Blank and Broken Pages

What do you do when

the world seems so cold that

even writing can’t provide warmth.

Your being shivers as you try to

cover yourself with the tiny flame

that normally is an inferno;

your hands type along the keys

but they are slow and weak.

Your eyes are soft, your heart motionless,

and mind blank. Who has this power?

How do you conquer? Or is this

just the way that it is going to be?

Don’t Kiss Me, I’m Dying

Forget me not’s in plastic cups

You bring to your lips

To run down your esophagus

Like it is a drain and your body

The ocean where the rest of

Your being will soon drown.


A river of death but I am not sad.

This is the choice of the sinister

Twisted head figure that scurries

From bar to bar grasping

For that one last drink. Blacked-out


Is how you would rather be, but please

Don’t try to convince me

That this being is free.

The tide is stronger than it seems

And you are already caught in a riptide.

Bodies balance atop the bountiful seas,

Buoyant and battling a demon


Brought to you by the local liquor

Store. Blame the man. He surely put that

Drink in your hand. I repeat verbatim.

You sink voiceless. Only your eyes scream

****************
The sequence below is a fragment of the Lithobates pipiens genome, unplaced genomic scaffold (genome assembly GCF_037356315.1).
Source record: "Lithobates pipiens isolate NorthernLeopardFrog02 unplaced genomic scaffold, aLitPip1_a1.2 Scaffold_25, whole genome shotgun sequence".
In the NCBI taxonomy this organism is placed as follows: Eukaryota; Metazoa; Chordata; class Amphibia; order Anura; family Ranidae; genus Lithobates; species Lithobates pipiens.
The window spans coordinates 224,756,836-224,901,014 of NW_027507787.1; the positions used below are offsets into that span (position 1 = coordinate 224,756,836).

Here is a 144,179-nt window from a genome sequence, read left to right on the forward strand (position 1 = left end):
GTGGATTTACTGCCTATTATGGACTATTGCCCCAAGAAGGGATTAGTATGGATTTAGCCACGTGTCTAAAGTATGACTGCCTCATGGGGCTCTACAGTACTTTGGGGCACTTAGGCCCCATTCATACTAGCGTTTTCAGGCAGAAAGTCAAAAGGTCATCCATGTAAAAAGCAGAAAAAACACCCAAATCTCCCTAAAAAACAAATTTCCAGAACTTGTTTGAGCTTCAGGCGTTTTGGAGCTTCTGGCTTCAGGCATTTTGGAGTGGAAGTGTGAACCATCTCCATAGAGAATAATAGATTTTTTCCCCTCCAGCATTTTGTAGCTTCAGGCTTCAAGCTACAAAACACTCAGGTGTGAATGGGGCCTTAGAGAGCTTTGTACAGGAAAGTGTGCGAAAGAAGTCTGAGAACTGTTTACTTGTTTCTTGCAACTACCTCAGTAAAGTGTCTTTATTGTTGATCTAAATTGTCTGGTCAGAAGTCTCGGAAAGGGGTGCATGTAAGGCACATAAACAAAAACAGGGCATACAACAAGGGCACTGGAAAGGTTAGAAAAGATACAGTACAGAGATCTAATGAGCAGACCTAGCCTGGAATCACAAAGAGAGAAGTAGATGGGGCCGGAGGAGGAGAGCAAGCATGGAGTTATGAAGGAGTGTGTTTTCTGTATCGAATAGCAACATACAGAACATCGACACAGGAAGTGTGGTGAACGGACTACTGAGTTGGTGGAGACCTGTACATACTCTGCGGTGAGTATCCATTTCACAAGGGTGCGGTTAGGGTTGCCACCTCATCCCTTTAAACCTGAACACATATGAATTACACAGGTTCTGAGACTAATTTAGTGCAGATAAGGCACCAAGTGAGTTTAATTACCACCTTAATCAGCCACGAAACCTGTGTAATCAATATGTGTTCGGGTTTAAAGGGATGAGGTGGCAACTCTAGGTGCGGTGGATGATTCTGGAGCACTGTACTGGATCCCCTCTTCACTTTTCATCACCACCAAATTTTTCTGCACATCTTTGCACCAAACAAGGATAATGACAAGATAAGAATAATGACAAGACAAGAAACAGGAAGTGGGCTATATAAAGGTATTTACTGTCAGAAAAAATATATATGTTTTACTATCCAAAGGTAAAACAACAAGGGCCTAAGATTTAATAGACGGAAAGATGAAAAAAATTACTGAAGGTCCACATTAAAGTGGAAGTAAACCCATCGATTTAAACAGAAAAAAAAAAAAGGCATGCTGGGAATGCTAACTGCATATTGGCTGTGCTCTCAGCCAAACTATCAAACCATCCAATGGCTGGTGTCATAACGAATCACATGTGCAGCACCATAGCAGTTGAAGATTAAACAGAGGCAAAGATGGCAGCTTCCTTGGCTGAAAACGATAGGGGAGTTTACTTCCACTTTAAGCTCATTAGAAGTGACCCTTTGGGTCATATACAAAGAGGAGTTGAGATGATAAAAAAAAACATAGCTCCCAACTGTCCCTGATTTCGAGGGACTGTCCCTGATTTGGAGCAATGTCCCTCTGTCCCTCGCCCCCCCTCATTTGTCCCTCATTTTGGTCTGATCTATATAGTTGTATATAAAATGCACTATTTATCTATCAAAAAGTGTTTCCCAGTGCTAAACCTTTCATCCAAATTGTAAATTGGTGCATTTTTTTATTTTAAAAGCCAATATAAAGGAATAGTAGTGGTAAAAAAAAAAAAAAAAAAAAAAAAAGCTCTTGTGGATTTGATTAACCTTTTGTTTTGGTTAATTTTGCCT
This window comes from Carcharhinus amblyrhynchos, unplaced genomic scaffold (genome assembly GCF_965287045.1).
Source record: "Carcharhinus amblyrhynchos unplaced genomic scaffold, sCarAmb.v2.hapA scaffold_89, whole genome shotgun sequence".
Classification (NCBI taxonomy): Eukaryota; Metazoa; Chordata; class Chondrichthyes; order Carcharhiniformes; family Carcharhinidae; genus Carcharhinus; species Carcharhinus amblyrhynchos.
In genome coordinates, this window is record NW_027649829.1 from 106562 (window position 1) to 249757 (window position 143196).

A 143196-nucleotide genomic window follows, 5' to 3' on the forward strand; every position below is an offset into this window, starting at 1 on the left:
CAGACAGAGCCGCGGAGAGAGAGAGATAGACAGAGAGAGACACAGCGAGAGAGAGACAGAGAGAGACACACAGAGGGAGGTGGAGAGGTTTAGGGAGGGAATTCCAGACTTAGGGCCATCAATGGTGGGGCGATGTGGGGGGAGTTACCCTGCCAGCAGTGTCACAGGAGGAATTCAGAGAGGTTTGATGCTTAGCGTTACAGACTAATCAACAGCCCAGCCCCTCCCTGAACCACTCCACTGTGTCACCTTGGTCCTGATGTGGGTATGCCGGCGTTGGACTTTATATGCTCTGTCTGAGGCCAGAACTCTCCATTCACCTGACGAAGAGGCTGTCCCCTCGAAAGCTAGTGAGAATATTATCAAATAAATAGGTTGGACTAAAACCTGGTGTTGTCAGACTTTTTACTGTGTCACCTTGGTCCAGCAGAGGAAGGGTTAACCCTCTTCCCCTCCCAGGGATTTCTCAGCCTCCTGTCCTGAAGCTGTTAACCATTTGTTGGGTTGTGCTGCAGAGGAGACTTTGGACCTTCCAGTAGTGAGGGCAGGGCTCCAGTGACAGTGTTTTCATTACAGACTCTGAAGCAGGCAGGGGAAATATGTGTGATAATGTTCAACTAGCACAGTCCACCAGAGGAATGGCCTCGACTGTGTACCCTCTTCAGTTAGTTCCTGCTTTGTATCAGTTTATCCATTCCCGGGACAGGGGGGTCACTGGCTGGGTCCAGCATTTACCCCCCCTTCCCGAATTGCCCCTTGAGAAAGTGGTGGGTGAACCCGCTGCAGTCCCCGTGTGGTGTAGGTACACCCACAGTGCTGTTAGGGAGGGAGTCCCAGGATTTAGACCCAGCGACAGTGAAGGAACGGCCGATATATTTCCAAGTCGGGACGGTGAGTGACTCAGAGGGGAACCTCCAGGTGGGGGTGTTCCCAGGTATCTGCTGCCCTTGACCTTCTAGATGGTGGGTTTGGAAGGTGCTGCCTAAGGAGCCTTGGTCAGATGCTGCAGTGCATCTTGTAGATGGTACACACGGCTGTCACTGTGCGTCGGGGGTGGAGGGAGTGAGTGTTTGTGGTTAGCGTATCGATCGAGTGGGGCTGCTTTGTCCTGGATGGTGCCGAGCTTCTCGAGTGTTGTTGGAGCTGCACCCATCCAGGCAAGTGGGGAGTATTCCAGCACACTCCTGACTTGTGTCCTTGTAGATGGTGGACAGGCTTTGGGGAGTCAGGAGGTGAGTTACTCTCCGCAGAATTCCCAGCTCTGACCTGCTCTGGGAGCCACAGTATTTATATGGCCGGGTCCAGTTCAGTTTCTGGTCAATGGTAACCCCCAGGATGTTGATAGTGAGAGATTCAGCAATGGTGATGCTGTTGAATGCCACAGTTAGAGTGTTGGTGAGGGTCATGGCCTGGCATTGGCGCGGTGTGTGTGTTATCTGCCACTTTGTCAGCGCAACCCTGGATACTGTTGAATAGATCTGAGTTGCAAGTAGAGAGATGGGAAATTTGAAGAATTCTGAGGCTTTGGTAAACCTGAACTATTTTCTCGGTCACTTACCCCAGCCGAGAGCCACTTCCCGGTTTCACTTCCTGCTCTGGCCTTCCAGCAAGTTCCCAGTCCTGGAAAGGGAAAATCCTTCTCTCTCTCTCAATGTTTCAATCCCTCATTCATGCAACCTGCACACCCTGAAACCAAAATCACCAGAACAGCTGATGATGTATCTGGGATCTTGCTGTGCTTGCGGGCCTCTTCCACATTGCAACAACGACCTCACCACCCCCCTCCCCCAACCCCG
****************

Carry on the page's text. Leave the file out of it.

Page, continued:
And your skin sags but your mind is too dazed

To notice the water lifting you towards the sky.

If only you’d open your eyes and look up;


The sky is so peaceful and the birds still fly

Despite you feeling like you’re dying.

I won’t say “it gets better”,

Things never “happen for a reason”.

I speak to you in clichés because that

Is how the world will lie to you.

Don’t believe in bumper sticker talk,


Billboard promises, and talk show tales.

The news carries nothing new. To begin

Life anew it all starts with you. And yet

Here I am pretending to be speaking to

Someone else when I know all to well

That the “you’ in this poem is me,

And the feeling of dying comes

Before I take the bottle and only


Worsens after the twentieth sip.

I pace in my bedroom mumbling,

Crying, silently sobbing, sipping,

Gulping, drinking, bleeding from

The inside then purposefully

On the outside. This is life.

This is depression. This is the glorious,

Romanticized disease that carries

Me across the ocean after I’ve jumped

From the canoe, hoping to drown.

This. Is. it.

In a World of Sunbeams I am a Walking Shadow

Confidence is what I desire. Being able to fit into a new setting with as much power and glow that I seem to fit naturally; a perfect piece to any puzzle. But instead I fight with myself. I may begin with as much life and sheen as any other; however, soon I begin to unravel and crumble back into the weak self that I try so much to coat with all the bells and whistles that come with confidence, only to have them later hit the floor.

I managed to work up the courage to go into that job interview; shining bright as the sun; personable, bright, beaming, and radiant. It wasn’t until I got home later that night that I began to unravel and fold back into myself. The interview went well (probably better than I’m imagining it to have gone) and have been asked to come back for an evaluation period to see how easily I pick up information and work with the staff. I was elated to be asked to come back because it means I am one step closer to having a job in the field I wish to have my  own business one day.